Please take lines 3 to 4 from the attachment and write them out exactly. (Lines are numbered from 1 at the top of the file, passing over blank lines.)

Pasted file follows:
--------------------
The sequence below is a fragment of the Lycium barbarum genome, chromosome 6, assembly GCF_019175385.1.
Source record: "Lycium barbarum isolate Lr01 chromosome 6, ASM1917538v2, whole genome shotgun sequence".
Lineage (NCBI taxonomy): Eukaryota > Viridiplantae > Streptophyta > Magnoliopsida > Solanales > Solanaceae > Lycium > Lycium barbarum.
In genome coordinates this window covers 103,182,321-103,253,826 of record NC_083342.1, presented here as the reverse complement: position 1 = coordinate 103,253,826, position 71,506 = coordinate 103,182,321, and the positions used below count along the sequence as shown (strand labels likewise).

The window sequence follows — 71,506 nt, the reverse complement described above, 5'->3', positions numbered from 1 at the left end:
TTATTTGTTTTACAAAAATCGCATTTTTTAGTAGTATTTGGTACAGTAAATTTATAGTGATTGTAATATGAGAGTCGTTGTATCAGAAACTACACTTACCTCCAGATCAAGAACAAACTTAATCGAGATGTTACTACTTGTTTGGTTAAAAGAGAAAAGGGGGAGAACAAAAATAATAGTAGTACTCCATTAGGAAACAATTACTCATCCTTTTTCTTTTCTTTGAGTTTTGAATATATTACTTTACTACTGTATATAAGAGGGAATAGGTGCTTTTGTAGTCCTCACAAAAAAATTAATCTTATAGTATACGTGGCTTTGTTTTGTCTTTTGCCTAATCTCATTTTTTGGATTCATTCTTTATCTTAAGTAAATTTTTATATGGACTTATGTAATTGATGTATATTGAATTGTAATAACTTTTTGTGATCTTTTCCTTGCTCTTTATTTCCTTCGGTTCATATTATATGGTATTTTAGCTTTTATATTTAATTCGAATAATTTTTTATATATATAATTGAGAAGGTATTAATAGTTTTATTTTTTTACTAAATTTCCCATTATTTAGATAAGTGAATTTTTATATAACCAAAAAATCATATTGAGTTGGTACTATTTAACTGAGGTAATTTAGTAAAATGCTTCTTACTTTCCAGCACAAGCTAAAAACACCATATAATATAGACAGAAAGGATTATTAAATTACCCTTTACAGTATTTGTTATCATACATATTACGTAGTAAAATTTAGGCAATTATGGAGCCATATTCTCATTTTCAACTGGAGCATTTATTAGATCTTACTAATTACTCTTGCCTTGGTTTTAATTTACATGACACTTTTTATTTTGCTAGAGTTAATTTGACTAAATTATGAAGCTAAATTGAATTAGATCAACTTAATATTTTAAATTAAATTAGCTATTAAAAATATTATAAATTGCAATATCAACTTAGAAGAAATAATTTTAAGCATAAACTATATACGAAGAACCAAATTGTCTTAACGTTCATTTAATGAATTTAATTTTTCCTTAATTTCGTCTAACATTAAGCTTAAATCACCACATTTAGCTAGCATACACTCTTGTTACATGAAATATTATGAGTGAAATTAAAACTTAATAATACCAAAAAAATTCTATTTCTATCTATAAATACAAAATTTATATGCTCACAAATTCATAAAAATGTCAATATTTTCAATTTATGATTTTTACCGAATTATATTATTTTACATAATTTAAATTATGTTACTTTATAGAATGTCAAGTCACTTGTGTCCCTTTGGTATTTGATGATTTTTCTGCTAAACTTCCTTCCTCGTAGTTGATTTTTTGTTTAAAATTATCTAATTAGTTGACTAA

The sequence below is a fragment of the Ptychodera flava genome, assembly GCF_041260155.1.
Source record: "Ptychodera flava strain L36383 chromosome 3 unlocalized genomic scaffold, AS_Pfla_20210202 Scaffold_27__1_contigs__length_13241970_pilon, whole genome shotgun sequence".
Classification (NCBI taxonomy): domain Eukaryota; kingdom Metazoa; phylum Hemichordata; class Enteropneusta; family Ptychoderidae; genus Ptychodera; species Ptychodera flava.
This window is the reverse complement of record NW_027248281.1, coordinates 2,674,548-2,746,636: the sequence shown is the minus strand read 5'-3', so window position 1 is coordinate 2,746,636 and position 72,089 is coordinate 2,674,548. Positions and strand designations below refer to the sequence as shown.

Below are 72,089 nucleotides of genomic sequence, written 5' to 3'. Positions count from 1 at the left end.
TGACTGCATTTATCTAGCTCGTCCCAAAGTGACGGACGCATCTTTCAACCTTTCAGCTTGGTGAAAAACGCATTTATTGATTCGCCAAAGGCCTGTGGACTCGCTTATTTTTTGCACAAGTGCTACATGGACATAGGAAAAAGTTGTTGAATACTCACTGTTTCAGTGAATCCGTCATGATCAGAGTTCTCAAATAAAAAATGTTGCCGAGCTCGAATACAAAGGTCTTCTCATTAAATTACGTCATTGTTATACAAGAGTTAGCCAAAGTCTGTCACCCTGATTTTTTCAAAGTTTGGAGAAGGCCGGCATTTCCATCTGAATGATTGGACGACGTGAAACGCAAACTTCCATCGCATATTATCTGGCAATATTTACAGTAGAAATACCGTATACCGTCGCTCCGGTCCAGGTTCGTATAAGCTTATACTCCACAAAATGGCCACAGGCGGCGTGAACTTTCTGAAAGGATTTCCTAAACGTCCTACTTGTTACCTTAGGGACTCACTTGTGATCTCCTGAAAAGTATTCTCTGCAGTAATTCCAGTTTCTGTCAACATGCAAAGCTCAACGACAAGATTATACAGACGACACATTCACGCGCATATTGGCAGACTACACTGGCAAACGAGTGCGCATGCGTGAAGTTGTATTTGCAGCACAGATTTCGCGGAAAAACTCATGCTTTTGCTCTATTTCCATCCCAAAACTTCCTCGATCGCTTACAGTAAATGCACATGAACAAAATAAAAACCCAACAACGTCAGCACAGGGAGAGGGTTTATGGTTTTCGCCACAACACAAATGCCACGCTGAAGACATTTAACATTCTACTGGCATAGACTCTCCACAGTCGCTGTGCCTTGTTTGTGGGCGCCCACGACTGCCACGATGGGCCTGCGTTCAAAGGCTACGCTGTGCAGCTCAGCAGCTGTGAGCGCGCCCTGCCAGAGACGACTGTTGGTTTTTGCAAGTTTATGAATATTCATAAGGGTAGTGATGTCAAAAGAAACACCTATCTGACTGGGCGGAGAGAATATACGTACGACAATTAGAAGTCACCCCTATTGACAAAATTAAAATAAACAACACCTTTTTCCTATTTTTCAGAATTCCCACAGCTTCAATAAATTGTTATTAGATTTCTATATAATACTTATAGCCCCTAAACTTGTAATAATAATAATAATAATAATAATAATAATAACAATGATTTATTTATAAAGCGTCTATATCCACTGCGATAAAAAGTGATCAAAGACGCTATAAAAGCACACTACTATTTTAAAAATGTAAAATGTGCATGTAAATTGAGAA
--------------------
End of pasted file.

Lineage (NCBI taxonomy): Eukaryota > Viridiplantae > Streptophyta > Magnoliopsida > Solanales > Solanaceae > Lycium > Lycium barbarum.
In genome coordinates this window covers 103,182,321-103,253,826 of record NC_083342.1, presented here as the reverse complement: position 1 = coordinate 103,253,826, position 71,506 = coordinate 103,182,321, and the positions used below count along the sequence as shown (strand labels likewise).